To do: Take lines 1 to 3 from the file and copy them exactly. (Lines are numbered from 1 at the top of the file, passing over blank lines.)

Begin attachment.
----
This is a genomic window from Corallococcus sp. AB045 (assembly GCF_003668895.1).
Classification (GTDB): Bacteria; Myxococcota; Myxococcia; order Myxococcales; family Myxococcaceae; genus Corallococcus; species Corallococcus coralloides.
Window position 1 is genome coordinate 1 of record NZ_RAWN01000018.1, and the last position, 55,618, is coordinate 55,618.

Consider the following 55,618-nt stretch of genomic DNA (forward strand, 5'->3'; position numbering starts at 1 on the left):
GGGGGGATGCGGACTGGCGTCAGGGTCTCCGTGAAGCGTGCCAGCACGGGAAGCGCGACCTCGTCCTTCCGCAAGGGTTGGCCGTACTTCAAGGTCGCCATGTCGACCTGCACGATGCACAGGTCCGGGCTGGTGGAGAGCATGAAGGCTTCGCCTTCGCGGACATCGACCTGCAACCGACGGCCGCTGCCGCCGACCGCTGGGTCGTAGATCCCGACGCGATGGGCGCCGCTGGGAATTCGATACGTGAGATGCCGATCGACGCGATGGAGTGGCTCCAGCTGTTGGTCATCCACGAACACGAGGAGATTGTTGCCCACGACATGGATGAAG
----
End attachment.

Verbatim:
This is a genomic window from Corallococcus sp. AB045 (assembly GCF_003668895.1).
Classification (GTDB): Bacteria; Myxococcota; Myxococcia; order Myxococcales; family Myxococcaceae; genus Corallococcus; species Corallococcus coralloides.
Window position 1 is genome coordinate 1 of record NZ_RAWN01000018.1, and the last position, 55,618, is coordinate 55,618.